Do you need a Catholic annulment? The pope can help.

Divorce, News, Relationships

Pope Francis announced that he has changed the Catholic Church’s annulment process, making it easier for Catholics to obtain annulments. What does this mean for Catholics getting divorced in the United States?

Legal annulment vs. Catholic annulment

It’s easy to get confused about the differences between a legal annulment and a Catholic annulment. A legal annulment is an alternative to a legal divorce, and is performed in a state court. Legal annulments are granted for reasons that refute the legality of the marriage in the first place. Such reasons can include fraud (one person lying to the other about something significant about the marriage), an inability to consummate the marriage, incest, bigamy, an underage spouse, mental illness, or being forced to get married. Once an annulment is granted, the legal marriage never existed.

But obtaining a legal annulment has no impact on getting a Catholic annulment; it’s a completely separate process. Catholic annulments are granted if one spouse never intended to be faithful or was already married, the spouses didn’t view the marriage as a lifelong commitment, the marriage could not be consummated, or if one of the spouses was not mentally able to understand the commitment when it was made.

A divorced Catholic who remarries may be deemed by the church as persisting in a grave sin (adultery, to be precise) and therefore unworthy of receiving Communion. But if that person obtains a Catholic annulment—thus invalidating the sacramental bonds of the first marriage—he or she is not living adulterously and can receive Communion, which is a powerful reason for devout Catholics to seek a church annulment.

Why the change?

As part of the pontiff’s ongoing efforts to humanize and update the church, he has recognized that the current annulment process is difficult. “Some procedures are so long and so burdensome,” he said in 2014, “and people give up.”

The Catholic annulment procedure is certainly more complicated than a legal annulment. A petition is submitted along with a list of people who can testify. Each spouse can have a church advocate (canon lawyer) who represents them. A church “defender of the bond” argues against the annulment. The church court reaches a decision but then that decision has to be reviewed by a second court.

It takes a year to 18 months to complete, whereas a civil annulment can be completed over a few months (or less). There are about 11 million Catholics in the United States whose marriages end in divorce, yet only about 25,000 Catholic annulments are granted in this country each year.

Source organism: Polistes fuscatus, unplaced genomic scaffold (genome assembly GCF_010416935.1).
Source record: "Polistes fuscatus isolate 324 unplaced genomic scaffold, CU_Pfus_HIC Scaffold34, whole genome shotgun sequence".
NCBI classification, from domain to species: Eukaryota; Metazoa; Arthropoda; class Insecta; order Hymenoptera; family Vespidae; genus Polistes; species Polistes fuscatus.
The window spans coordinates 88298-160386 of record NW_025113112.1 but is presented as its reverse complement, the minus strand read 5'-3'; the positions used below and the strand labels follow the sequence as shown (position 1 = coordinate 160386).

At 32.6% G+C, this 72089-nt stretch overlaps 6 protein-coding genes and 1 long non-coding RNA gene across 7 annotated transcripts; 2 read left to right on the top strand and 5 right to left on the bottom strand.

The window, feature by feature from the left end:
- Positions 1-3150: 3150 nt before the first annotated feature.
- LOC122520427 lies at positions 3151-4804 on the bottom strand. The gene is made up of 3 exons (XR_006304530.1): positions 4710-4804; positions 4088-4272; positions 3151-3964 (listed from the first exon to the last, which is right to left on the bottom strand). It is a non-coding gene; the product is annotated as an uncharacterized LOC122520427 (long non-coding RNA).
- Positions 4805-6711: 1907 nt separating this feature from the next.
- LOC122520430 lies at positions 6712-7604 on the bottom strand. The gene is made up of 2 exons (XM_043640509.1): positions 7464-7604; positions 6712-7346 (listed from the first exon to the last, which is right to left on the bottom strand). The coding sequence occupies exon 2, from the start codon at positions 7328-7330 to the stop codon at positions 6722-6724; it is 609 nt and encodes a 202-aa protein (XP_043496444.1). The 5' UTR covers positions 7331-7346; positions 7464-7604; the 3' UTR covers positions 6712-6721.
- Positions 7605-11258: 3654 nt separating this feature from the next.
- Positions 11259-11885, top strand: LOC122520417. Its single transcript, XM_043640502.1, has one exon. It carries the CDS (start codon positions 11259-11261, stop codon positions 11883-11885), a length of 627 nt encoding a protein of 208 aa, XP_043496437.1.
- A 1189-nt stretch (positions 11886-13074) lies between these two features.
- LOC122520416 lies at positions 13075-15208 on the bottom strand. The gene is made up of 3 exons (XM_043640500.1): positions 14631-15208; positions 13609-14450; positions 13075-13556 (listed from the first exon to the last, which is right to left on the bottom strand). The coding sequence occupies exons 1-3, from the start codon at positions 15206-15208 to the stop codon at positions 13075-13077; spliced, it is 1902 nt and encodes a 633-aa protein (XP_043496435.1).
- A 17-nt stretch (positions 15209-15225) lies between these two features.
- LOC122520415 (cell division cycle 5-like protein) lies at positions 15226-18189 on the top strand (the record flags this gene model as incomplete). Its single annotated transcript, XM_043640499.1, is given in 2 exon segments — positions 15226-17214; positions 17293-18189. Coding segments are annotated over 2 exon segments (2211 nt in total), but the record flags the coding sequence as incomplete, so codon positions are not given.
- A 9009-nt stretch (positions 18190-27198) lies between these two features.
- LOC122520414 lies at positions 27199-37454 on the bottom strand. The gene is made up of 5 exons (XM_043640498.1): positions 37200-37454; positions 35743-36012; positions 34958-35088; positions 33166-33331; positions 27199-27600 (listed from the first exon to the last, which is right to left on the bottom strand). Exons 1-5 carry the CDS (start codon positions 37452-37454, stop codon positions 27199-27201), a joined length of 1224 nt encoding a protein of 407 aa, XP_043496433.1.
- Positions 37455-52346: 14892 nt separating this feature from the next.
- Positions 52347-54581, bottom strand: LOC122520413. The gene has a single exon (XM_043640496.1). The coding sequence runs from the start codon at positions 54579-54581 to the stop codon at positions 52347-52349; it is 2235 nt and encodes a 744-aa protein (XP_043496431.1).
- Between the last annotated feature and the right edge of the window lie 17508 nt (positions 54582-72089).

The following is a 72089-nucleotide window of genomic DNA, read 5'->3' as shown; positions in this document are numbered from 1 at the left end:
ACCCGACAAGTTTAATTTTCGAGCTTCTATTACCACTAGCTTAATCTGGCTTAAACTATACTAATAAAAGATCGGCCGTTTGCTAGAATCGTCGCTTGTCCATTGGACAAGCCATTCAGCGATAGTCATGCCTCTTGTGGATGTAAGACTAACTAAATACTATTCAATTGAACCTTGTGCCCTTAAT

The pope’s move is seen as a way to make the church more responsive to people’s needs. “It is a democratizing move focused on easing the course of reintegration into the church for women, in particular,” says Candida Moss, a professor of New Testament and early Christianity at the University of Notre Dame. “His actions are propelled by compassion and pragmatism: He recognizes the dangers of spousal abuse and the reality that many modern marriages are undertaken without full consideration.”

What exactly is the pope proposing?

The changes are significant. Pope Francis is eliminating the second court’s review. He’s making the annulment process free (it normally costs about $1,000) and is fast-tracking it to take about 45 days.

Bishops are also being given autonomy to grant some annulments themselves without all the red tape. Appeals can be conducted locally instead of at the Vatican.

Impact on U.S. courts

Now that Catholic annulments are going to be more accessible, there is heightened interest in annulment in general. More people will be headed to their lawyers or to court directly, thinking they should get a legal annulment along with their Catholic annulment.

The change of process in the church, however, doesn’t translate into any differences for existing civil annulment law. “While Catholic annulments are getting easier due to changes in the Catholic Church, this does not mean that civil annulments have changed in any way,” confirms Jennifer A. Brandt, a family law attorney at Cozen O’Connor.

For non-Catholics, annulment may not be the way to go anyway. Divorces are actually more common than annulments, and easier to prove. “As with a divorce,” says Brandt, “when a marriage is annulled, there are still issues of property division, support, and child custody that must be resolved. So, at the end of the day, getting an annulment is oftentimes not easier, and may in fact be more difficult than getting a divorce.”

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